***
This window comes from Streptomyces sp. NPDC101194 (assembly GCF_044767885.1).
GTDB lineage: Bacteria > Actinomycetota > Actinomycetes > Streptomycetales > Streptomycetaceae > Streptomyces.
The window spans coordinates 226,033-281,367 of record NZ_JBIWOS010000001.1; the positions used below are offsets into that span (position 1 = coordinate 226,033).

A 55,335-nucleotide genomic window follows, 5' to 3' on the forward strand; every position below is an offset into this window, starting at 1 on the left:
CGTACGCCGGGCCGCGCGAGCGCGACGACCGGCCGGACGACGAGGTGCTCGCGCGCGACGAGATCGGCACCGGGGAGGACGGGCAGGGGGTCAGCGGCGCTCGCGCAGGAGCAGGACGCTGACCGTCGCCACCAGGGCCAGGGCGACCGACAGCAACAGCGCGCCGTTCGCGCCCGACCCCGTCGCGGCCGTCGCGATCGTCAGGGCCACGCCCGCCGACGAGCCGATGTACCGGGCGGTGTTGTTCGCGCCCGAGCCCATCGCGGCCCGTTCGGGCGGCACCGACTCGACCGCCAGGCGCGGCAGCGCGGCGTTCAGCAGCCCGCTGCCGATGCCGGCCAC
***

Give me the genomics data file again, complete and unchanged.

This window comes from Streptomyces sp. NPDC101194 (assembly GCF_044767885.1).
GTDB lineage: Bacteria > Actinomycetota > Actinomycetes > Streptomycetales > Streptomycetaceae > Streptomyces.
The window spans coordinates 226,033-281,367 of record NZ_JBIWOS010000001.1; the positions used below are offsets into that span (position 1 = coordinate 226,033).

A 55,335-nucleotide genomic window follows, 5' to 3' on the forward strand; every position below is an offset into this window, starting at 1 on the left:
CGTACGCCGGGCCGCGCGAGCGCGACGACCGGCCGGACGACGAGGTGCTCGCGCGCGACGAGATCGGCACCGGGGAGGACGGGCAGGGGGTCAGCGGCGCTCGCGCAGGAGCAGGACGCTGACCGTCGCCACCAGGGCCAGGGCGACCGACAGCAACAGCGCGCCGTTCGCGCCCGACCCCGTCGCGGCCGTCGCGATCGTCAGGGCCACGCCCGCCGACGAGCCGATGTACCGGGCGGTGTTGTTCGCGCCCGAGCCCATCGCGGCCCGTTCGGGCGGCACCGACTCGACCGCCAGGCGCGGCAGCGCGGCGTTCAGCAGCCCGCTGCCGATGCCGGCCAC